We tried to make the pop up work. It is meant to be a take down and pop up when-needed procedure. And on that score, it is easy to put up and take down, and it is a perfect weekend solution. We wanted something to last at least the season. There was no roof support, so after a heavy rain, the roof would dip down from the weight of the water load. We bought the flooring accessory, but after a rain of any significance we were sweeping out mud. But we liked the idea of having a screen structure here and decided to look at obtaining something more permanent. We easily sold the tent for half its price to a local camper.

At the close of 2019, lumber prices began to soar. I reached out to purchase Amish made kits and was astonished that a 10 x 10 ft gazebo would run about $7,000 for a basic model! We knew we were going to have to replace our roof in a few years and had begun saving up for that. We could not justify spending that kind of money for a gazebo we would use four months out of the year.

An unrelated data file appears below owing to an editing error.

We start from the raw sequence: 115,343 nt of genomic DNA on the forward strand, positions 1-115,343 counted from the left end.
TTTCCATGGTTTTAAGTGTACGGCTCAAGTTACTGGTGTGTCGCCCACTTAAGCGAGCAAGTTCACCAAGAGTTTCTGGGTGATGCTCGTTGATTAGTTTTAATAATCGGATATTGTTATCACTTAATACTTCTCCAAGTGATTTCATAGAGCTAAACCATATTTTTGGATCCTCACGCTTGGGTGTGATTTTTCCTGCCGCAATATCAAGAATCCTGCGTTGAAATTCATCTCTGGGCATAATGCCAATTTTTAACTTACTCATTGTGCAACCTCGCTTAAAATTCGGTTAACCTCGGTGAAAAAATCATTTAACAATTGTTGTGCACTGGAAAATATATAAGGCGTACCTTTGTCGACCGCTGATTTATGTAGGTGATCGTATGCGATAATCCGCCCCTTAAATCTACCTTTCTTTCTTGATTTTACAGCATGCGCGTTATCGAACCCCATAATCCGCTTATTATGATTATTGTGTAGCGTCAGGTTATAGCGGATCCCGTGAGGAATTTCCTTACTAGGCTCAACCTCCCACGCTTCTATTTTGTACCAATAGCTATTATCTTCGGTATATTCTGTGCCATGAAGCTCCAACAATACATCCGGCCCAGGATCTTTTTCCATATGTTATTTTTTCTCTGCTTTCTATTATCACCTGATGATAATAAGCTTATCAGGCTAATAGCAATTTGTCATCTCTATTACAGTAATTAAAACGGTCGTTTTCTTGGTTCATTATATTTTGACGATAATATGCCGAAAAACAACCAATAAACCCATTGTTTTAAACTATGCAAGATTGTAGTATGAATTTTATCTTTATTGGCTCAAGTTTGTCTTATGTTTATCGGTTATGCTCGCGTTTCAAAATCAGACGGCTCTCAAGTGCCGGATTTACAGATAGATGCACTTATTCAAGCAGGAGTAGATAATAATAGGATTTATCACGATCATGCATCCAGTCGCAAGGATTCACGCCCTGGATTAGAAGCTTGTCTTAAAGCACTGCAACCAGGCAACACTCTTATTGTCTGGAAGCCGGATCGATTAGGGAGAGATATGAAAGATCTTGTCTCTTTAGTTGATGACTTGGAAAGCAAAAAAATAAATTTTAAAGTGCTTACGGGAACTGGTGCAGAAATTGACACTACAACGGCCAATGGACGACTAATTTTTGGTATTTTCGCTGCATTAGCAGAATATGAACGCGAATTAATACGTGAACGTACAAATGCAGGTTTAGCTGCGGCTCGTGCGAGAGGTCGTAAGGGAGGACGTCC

We decided on this Roth and Allen semi-permanent gazebo. We saw it in person at Lowes and decided to make the investment for approximately $900.
We took DEEP breaths when we unpacked the delivery. Only a gazillion pieces!!

“We’re in no rush,” I told my husband. “Directions say four people, two days. So we’re two people, four days right? If it takes us a week or even two weeks, so what?” We put on our brave faces and set out to build our outdoor oasis.

A sampling of the alphabet soup that are the directions.It is easy to skip or miss a step. These ought to come with QR codes connected to step-by-step video instructions.

We also consulted YouTube. A few people put up Time Lapse videos showing how two people erected something similar to our purchase. These videos are inspiring and did indeed encourage us to take this project on, but they are not the least bit helpful when putting all of this together.

A whole booklet of this.
I chronicled our progress on my Instagram. Getting the main frame up was easy peasy. The roof structure not so much!